Jan TwarowskiEstimator, orchard ownerJan Twarowski, a...

May 18, 1994

Jan Twarowski

Estimator, orchard owner

Jan Twarowski, a retired estimator who achieved his lifelong dream of owning an orchard, died Monday of heart failure at his farm in Reisterstown. He was 75.

Born and reared in Tuczna, Poland, he attended schools there.

During World War II, he enlisted in 1942 in the Polish Army which was under the direction of British forces. He fought in Italy and was decorated with the Cross of Valor.

He was discharged in 1946 as a lieutenant and in 1953 emigrated to Baltimore with his wife, the former Magdalena Krzyszczuk, a nurse in the Polish Army whom he married in 1945. They settled in Highlandtown.

He joined Baltimore Contractors as an estimator and worked on such construction projects as Memorial Stadium, the Harbor Tunnel, the Edward A. Garmatz Federal Courthouse and Office Building and the Children's Hospital in Philadelphia.

He also taught estimating for many years at the Maryland Institute College of Art.

He retired from Baltimore Contractors in 1979.

"His dream was to have an orchard and be a farmer. He had apple, plum and peach trees on his 26-acre farm which he purchased in 1979" in Reisterstown, said a son, Andrew A. Twarowski of Marlton, N.J.

The son described his father as a family man who "liked the noise in the house from his grandchildren.

"He collected U.S stamps and coins and was always giving the children a stamp or a coin for a good report card or some other achievement," the son said. "He was trying to figure out what coin to give a child that was soon to be christened when he died."

A Mass of Christian burial was to be offered at 9 a.m. tomorrow at Holy Rosary Roman Catholic Church, 400 S. Chester St., Highlandtown.

In addition to his wife and son, survivors include another son, Mark G. Twarowski of Reisterstown; two daughters, Barbara E. Rybak of Highlandtown and Christine I. Aiello of Severna Park; and 12 grandchildren.

R. H. Simmons Sr.

Education official

Raymond H. Simmons Sr., a retired State Department of Education official, died Sunday of cancer at Dorchester General Hospital in Cambridge. He was 82 and lived on Hooper Island where he was born.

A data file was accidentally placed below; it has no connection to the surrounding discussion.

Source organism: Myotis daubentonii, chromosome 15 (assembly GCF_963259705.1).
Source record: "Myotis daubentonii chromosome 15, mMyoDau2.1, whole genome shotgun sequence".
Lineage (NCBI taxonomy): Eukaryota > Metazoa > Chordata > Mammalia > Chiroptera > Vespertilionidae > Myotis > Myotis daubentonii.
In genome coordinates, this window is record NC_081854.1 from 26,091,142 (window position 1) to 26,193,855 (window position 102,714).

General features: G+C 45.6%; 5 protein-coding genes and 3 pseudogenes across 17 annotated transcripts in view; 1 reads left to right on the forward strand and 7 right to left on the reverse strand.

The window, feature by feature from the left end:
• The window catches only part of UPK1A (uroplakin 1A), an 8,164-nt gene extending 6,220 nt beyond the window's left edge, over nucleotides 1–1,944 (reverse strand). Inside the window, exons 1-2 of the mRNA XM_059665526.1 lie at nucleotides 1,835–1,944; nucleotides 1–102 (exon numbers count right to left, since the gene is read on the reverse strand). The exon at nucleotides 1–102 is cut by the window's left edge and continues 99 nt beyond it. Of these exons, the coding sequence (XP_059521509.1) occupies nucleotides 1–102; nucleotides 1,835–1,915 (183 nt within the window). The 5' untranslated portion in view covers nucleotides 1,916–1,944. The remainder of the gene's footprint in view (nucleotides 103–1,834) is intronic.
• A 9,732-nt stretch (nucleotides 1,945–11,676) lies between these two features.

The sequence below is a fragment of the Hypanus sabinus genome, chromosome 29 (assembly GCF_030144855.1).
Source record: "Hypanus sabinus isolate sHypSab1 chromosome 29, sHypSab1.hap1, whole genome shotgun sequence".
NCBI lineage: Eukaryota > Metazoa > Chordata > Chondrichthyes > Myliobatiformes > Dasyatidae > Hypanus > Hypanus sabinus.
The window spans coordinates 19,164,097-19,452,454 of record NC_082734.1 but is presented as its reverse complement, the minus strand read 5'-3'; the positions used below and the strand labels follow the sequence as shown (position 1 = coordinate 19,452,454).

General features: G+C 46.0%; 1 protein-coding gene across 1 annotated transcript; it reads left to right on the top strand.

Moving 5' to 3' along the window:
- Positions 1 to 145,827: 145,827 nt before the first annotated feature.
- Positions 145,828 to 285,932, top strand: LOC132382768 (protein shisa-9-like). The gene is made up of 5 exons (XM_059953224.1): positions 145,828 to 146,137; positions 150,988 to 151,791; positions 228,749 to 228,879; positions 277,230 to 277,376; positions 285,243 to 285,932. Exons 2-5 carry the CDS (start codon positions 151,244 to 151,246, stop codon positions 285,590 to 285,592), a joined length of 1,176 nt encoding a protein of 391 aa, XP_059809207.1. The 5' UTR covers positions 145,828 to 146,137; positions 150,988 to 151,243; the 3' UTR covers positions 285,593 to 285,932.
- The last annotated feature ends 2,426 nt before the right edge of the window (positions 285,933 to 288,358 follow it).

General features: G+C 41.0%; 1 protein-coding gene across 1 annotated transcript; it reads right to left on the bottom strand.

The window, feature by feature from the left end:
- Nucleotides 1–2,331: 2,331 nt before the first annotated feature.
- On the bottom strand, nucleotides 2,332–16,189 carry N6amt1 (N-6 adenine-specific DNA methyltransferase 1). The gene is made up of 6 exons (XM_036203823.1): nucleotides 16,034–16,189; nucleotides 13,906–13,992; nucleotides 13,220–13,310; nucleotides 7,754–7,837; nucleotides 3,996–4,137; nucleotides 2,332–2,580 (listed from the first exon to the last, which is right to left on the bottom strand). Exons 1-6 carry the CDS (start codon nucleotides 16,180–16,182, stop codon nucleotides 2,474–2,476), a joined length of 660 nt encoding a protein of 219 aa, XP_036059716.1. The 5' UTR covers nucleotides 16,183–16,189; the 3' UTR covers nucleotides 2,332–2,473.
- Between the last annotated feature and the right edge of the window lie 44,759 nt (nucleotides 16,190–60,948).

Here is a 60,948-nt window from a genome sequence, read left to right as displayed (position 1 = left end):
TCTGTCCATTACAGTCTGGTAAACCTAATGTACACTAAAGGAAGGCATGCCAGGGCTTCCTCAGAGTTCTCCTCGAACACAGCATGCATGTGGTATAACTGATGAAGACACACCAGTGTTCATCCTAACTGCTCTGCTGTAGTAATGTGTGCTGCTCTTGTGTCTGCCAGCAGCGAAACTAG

He retired in 1971 after nine years as assistant state director for field services in the Division of Vocational Rehabilitation in the Maryland Department of Education. During those years, he lived in Rodgers Forge.

From 1945 until 1962, he was the division's Eastern Shore director in Salisbury.

He began his career in 1935 as a history teacher at Cambridge High School and two years later became principal of the Hooper Island school, an elementary and high school of which he was a graduate.

He attended Washington College in Chestertown before he graduated in 1932 from Alfred University in New York. He later earned a master's degree at Western Maryland College.

He was a former president of the Salisbury Rotary Club and of the National Rehabilitation Association and a member of gubernatorial and presidential commissions on promoting the employment of the handicapped.

While residing elsewhere, he kept his membership in Hosier Memorial United Methodist Church on Upper Hooper Island, where he taught an adult Sunday school class and was a lay leader and member of the board. Services were set for 1 p.m. today at the church.

He was also a member of the Hooper Island Volunteer Fire Company.

He is survived by his wife of 56 years, the former Frances Parker; two daughters, Jacqueline Hedberg of Baltimore and Judith Solomon of Manassas, Va.; a son, Raymond H. Simmons Jr. of Cambridge; a brother, James M. Simmons of Cambridge; and two grandsons.

Georgette Hershey


Production planner

Georgette Hershey, who had worked in the production planning department of the Glenn L. Martin Co., now Martin Marietta, and later did similar work for a motorcycle manufacturer, died Sunday at her home in White Marsh of complications of a stroke. She was 78.

She had worked for Martin's in the 1950s and early 1960s, determining the need for parts and materials from blueprints, and later did similar work for the Triumph Motorcycle Corp. in Timonium. She retired about 20 years ago.

She had also been a librarian for the Enoch Pratt Free Library.

The former Georgette Taylor was a native of New York City who came to Baltimore as a child with her family and was reared in Waverly. She graduated from Eastern High School.

Services were to be held at 11 a.m. today at the Evans Funeral Chapel, 8800 Harford Road, Parkville.

She is survived by her husband of nearly 60 years, Clinton L. Hershey; and a sister, Vivian E. Smith of Baltimore.

Charlotte W. Irwin

Composer, collector

Charlotte West Irwin, who composed music and collected books, died Saturday of heart failure at her Roland Park residence. She was 93.

"She loved music and played the piano and composed piano compositions. Some of her friends wanted to perform them, but she didn't care about that," said Charlotte Bloom, a daughter who lives in Roland Park.

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